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Book-Notes-720-x-340-dark-gold-outline-and-medium-blue-pen-_-Notes-light-blue-702x336 Saints Louis and Zélie Martin, the parents of St. Thérèse of Lisieux, were canonized on October 18, 2015, but they were not canonized because they had a saintly daughter. They were canonized because of their own holiness and the way they sought God in all things, including their marriage and the way they raised their children. In The Extraordinary Parents of St. Thérèse of Lisieux, Helene Mongin offers an intimate portrait of a man and woman who deeply loved each other, but who were most focused on loving and serving God in their daily lives.
Their ordinary lives [were] an adventure of love in which they raised up their family, their neighbors, their friends, their employees, and even the whole Church.
Zélie Martin can serve as a saintly role model for modern mothers. After surviving a childhood she described as "sad as a shroud," she hoped to enter religious life. When she attempted to enter the Daughters of St. Vincent de Paul, the Superior didn't feel she had a vocation. Instead she became a lacemaker, establishing her own business at the age of twenty, a business she would continue until her death. She met and married Louis Martin in 1858. The two created a home based on "three principles: the sovereignty of God, confidence in his Providence, and abandonment to his will." Together, they had nine children, four of whom died young. The five daughters who lived all entered religious life. St. Thérèse was the youngest. Zélie viewed each pregnancy [as] a joy, each new child a gift from heaven." This does not mean parenting was always easy. Zélie especially worried about her middle daughter, Leonie. Zélie wrote of Leonie, "She only does what she wants the way she wants." In the midst of her difficulties, Zélie put her trust in God.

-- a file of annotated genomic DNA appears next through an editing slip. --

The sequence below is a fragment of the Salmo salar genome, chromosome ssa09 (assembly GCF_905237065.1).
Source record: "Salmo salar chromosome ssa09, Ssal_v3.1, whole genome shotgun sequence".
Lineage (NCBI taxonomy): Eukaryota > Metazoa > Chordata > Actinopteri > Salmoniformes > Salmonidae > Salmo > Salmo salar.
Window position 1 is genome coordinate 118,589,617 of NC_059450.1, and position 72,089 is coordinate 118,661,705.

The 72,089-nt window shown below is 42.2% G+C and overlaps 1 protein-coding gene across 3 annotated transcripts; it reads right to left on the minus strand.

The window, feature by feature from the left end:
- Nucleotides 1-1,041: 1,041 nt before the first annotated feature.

"The more I see how difficult she is, the more I persuade myself that God will not let her stay that way. I will pray so much that God will allow herself to be touched."
For the record, Leonie is now considered a "Servant of God," a fact that should give hope to all of us parenting challenging children. Zélie also experienced great emotional and physical suffering. Her great grief at the deaths of her children caused her depression, headaches, toothaches, insomnia, and a loss of appetite. Even though she believed her young children to be in heaven and she resolved to carry her cross as bravely as possible, she still experienced great heartache. She also suffered from breast cancer in the last year of her life. The pain at this time was so extreme that she felt abandoned by heaven. She died on August 28, 1877, trusting "that God could take better care of her family than she could." Zélie Martin wasn't born a saint; she became one. Over the course of her life, she learned to surrender to God and put her faith in His will for her life, rather than her own. In canonizing St. Zélie, the Church has made a strong statement that the life of an ordinary mother can be extraordinary and a path to great holiness. The Extraordinary Parents of St. Thérèse of Lisieux is recommended to anyone interested in learning more about Saints Louis and Zélie Martin.

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